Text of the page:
Following a season of fun and great memories, it is time for many owners to close the cottage for the season. Winter can be harsh on a cottage, and to protect your investment, owners need to consider a number of closing items to keep their cottage safe. Last thing you want when opening the cottage in the spring is to deal with insurance issues. Let’s face it, you want to enjoy your time at the cottage, so let’s consider some tips that can help minimize problems come spring.
1. Tidy up
- Take any valuables home and tidy up the cottage.
- Remove loose paper, newspaper, oil rags and chemicals that may be a fire hazard.
2. Electricity: On or off?
- Sounds simple, but you need to think about if you should keep the electricity on or off.
- Shutting down the power to your cottage with the main switch is fine if you are not going up during the winter.
- But remember, if you have an alarm, it won’t work without power. If you turn the main power off, remember to turn off all major appliances, heaters, and water heater(s) before flipping the main power switch.
- Keeping the cottage power on makes sense if you have an alarm at the cottage and want it to work. If you are keeping the power on, it’s a good idea to turn off (or unplug) all major appliances and any heaters.
3. Don’t forget to turn your water off
- Water can be a big issue if you turn off your cottage heat for the winter. Don’t just turn off the water, drain the pipes, too. Simply turn off the main water valve, then turn on a faucet and let all the water run out. Trust us, no one wants that hassle of a burst pipe when opening up next spring!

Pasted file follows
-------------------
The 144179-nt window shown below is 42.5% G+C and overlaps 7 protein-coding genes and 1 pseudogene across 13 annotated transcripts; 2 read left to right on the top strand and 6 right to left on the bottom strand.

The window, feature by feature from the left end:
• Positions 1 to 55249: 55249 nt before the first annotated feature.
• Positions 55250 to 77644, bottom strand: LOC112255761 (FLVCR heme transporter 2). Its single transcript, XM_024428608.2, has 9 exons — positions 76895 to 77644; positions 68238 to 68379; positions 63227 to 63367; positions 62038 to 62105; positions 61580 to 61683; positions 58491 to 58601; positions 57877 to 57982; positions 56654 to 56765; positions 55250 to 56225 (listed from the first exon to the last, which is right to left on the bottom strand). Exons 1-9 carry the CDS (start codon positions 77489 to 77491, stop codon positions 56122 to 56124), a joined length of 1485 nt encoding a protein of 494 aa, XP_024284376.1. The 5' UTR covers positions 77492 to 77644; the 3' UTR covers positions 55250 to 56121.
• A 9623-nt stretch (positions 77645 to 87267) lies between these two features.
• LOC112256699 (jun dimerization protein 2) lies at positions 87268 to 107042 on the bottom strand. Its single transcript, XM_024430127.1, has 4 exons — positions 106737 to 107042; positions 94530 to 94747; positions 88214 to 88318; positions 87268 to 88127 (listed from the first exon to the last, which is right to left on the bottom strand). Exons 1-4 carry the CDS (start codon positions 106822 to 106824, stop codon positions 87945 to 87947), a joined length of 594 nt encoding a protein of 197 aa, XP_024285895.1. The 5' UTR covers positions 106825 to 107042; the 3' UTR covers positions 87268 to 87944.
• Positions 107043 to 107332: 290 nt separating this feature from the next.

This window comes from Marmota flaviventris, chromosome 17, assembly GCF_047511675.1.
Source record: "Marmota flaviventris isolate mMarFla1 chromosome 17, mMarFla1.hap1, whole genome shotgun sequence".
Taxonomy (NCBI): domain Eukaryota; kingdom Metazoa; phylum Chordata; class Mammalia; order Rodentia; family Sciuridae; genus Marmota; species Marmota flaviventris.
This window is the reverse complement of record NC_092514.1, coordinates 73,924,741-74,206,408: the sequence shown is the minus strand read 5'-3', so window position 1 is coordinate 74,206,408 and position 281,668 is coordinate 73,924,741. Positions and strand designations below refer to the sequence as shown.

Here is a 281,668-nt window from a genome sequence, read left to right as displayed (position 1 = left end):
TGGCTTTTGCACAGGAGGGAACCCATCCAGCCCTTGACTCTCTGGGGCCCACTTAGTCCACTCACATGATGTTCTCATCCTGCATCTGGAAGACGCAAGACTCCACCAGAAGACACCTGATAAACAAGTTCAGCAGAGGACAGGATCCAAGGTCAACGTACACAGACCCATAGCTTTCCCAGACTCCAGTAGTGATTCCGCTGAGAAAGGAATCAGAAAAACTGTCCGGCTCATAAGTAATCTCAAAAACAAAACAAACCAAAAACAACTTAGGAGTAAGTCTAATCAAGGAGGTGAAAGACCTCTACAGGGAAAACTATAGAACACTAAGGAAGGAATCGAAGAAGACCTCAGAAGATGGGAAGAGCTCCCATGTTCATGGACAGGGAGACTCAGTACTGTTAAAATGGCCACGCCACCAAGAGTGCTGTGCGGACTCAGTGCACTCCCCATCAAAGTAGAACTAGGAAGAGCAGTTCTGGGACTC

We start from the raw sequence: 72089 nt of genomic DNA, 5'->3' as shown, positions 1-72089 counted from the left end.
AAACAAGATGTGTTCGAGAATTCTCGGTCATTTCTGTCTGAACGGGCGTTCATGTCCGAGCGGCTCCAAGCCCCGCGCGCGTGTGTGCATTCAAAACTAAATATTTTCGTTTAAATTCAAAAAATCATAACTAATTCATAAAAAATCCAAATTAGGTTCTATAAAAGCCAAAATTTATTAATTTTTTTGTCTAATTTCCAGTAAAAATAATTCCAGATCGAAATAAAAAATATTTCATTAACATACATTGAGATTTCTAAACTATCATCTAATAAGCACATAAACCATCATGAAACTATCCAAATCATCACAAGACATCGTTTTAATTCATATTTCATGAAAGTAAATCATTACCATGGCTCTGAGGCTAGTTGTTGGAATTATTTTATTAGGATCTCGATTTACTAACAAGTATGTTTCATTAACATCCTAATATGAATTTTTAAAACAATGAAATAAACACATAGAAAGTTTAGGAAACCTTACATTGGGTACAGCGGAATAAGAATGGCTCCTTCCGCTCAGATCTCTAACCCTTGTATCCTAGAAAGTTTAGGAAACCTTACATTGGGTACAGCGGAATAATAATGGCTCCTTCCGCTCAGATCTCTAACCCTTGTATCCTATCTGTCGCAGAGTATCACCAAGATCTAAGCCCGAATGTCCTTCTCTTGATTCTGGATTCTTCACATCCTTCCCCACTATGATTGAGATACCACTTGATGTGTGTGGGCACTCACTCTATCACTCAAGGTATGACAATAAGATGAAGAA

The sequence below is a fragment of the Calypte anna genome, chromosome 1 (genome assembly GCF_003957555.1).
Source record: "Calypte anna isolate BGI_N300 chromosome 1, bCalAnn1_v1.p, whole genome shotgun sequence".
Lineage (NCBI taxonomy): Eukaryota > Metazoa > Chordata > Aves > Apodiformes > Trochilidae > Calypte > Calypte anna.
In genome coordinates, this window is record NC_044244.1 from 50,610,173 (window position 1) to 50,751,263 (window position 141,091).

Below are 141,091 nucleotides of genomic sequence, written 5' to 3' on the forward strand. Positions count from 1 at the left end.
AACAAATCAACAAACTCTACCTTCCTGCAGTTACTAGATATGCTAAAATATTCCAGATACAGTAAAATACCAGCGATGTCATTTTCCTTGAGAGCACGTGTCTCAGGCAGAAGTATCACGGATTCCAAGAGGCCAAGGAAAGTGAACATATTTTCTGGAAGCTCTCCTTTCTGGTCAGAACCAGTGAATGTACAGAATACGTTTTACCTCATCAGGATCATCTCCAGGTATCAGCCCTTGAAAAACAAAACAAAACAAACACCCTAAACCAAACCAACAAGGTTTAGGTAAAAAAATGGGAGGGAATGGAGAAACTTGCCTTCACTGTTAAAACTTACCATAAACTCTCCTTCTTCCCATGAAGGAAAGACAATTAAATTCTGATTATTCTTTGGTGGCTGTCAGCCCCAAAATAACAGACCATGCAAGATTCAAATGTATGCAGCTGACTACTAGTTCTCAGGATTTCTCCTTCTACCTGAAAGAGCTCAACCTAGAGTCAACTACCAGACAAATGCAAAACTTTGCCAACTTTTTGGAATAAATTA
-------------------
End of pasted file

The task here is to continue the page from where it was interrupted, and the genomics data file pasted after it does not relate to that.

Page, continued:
- Don’t forget to drain your cottage water tank, but remember to shut off the power off first.
4. Don’t invite unwanted animal visitors
- Defrost and clean out the fridge.
- Don’t leave any food in your fridge and leave the door a crack open.
- If your cottage has a fireplace, close the damper.
- Helpful tip: Throwing some mothballs around the cottage can help keep unwanted animals away.
5. Check outside the cottage
- Check your roof. Water damage from missing shingles can be a big problem, so replace any missing shingles before closing up for the season. If it’s time for a new roof, then get it done by a reputable roofing contractor.
- Trim any branches hanging over your cottage. Over the winter, the weight of the ice and snow can snap branches that may fall onto your cottage.
- In addition to closing dampers, seal all flues, stove pipes and chimneys with metal caps.
- Clean your eavestroughs because leaf accumulation can slow water drainage when snow begins to melt in the spring.
6. Now you can say goodbye
- Make sure all buildings are locked and secured.
- Ask a trusted neighbour to keep an eye on the cottage throughout the winter, or drive up yourself to keep an eye on things.
- Install a video camera doorbell and cameras around the property for added security. This helps if you just want to check in from time to time!
… and keep reminding yourself spring is not that far away.